n Impact of portable music players on hearing in children
n Indocyanine green fluorescence imaging as a prognostic indicator of optimal wound healing
n Linezolid in the treatment of subjects with nosocomial pneumonia proven to be due to methicillin-resistant Staphylococcus aureus
n Claudication: exercise versus endoluminal revascularization (CLEVER)
n Retrospective review of robot-assisted gastric resections
n Novel approach to the surgical management of distal pancreatic stump

The Surgical Research Laboratory based in the Department is made up of core facilities in which a variety of assays are performed (e.g., radioimmunoassay, enzymatic, fluorometric, and spectrophotometric assays), including assays with high-pressure liquid chromatography. Emphasis is placed on metabolic studies, in volunteers and patients, using stable isotopes and mass spectrometry. The laboratories used for conducting basic research are fully equipped and staffed for supporting a wide spectrum of research projects without compromising quality of results.

Basic research conducted by the surgical faculty and fellows is frequently published in peer-reviewed journals and presented at national and international meetings.

Surgical Specialties

The Department of Surgery also offers clinical fellowships in burns, colon and rectal surgery, surgical critical care, and vascular surgery.

Burns. The burn fellow is assigned to University Medical Center's Burn Center. The Center offers a unique opportunity for fellows to obtain specialized training in the care of burn patients. This includes initial assessment of the injury and resuscitation, intensive care and surgical management of the patient, and restoration of the individual to an acceptable level of quality of life. This one-year (unaccredited) fellowship also offers significant opportunities for clinical research in burns. Research in growing human skin for burn treatment is part of the Burn Center's effort to develop a unique living-skin bank. Other areas of specialized research involve the evaluation of artificial skin coverings for burns and also metabolic studies designed to re-evaluate the nutritional needs of burn patients.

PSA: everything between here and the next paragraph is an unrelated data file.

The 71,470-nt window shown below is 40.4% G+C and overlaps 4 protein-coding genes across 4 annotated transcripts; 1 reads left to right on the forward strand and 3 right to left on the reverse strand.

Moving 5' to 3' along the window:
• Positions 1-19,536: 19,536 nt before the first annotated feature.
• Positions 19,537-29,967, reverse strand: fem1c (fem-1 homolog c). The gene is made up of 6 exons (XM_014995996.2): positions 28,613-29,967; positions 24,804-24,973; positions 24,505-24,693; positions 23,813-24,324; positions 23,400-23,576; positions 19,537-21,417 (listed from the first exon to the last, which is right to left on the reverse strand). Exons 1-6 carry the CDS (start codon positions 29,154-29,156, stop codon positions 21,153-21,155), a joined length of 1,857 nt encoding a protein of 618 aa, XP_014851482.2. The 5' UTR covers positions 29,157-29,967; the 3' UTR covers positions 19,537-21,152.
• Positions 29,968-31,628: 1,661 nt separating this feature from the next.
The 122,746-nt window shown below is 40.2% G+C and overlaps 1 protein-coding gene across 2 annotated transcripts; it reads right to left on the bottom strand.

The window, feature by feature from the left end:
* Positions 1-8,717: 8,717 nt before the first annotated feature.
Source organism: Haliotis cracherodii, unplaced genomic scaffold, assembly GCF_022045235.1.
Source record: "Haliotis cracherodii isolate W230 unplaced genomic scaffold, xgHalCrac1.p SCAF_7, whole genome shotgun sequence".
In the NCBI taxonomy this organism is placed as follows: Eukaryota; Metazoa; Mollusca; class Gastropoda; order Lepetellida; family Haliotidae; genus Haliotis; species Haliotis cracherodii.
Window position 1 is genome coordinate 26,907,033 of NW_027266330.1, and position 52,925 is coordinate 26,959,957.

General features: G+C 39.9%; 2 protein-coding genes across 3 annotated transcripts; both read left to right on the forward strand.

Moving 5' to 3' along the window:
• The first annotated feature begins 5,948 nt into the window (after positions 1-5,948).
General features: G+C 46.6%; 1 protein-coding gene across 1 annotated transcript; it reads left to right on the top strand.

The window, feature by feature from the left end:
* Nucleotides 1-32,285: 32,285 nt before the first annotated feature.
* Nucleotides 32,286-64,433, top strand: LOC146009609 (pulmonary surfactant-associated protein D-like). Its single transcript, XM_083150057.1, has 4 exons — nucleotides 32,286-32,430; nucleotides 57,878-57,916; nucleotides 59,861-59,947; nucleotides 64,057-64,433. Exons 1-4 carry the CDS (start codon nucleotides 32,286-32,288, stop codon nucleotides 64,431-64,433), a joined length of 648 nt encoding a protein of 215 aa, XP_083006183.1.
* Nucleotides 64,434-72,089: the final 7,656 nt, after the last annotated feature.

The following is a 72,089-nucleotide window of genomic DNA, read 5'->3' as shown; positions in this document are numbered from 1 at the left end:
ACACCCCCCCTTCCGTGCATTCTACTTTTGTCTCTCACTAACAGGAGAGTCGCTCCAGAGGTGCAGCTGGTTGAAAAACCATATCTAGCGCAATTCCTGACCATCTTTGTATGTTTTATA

Colon and rectal surgery. The Division of Colon and Rectal Surgery offers an accredited one-year colon and rectal surgery residency (fellowship). This training program is designed to prepare the surgeon for the pursuit of an academic career in colon and rectal surgery equally as well as for private practice in colon and rectal surgery. Please click here to see details about the program.

Surgical critical care. An accredited surgical critical care residency (fellowship) is available. This one-year residency is directed by Marc J. Shapiro, MD, interim chief of general surgery, trauma, surgical critical care, and burns. Clinical responsibilities emphasize the management of the multiply-injured and critically ill patient. In addition, the resident is expected to participate in basic or clinical research. For more information, please call 631-444-1045.

The following list provides information about the application process, as well as how to obtain the application form:

n Selection of critical care fellows is made through the Surgical Critical Care Section;
n All applicants must be board eligible/certified in general surgery;
n A personal interview is required;
n Applicants must have a New York State medical license by July 1 of the academic year they begin;
n Before the required interview takes place, three (3) letters of recommendation one of which must be from the chair of the applicant's department are to be sent to the program director, Marc J. Shapiro, MD, Department of Surgery, Health Sciences Center T-19, Stony Brook University, Stony Brook, NY 11794-8191;
n The application deadline is October 1 for the fellowship starting July 1 of the next academic year;
n Click here for the application form (you will need Adobe Acrobat Reader if you don't have it, download a free copy; it is quick and easy to install), which should be completed and sent to the program director at the address below, along with a copy of the applicant's curriculum vitae;
n Questions concerning the application process should be directed to Linda Brochhausen via e-mail or phone (631-444-1791) or fax (631-444-7689).

Life on Long Island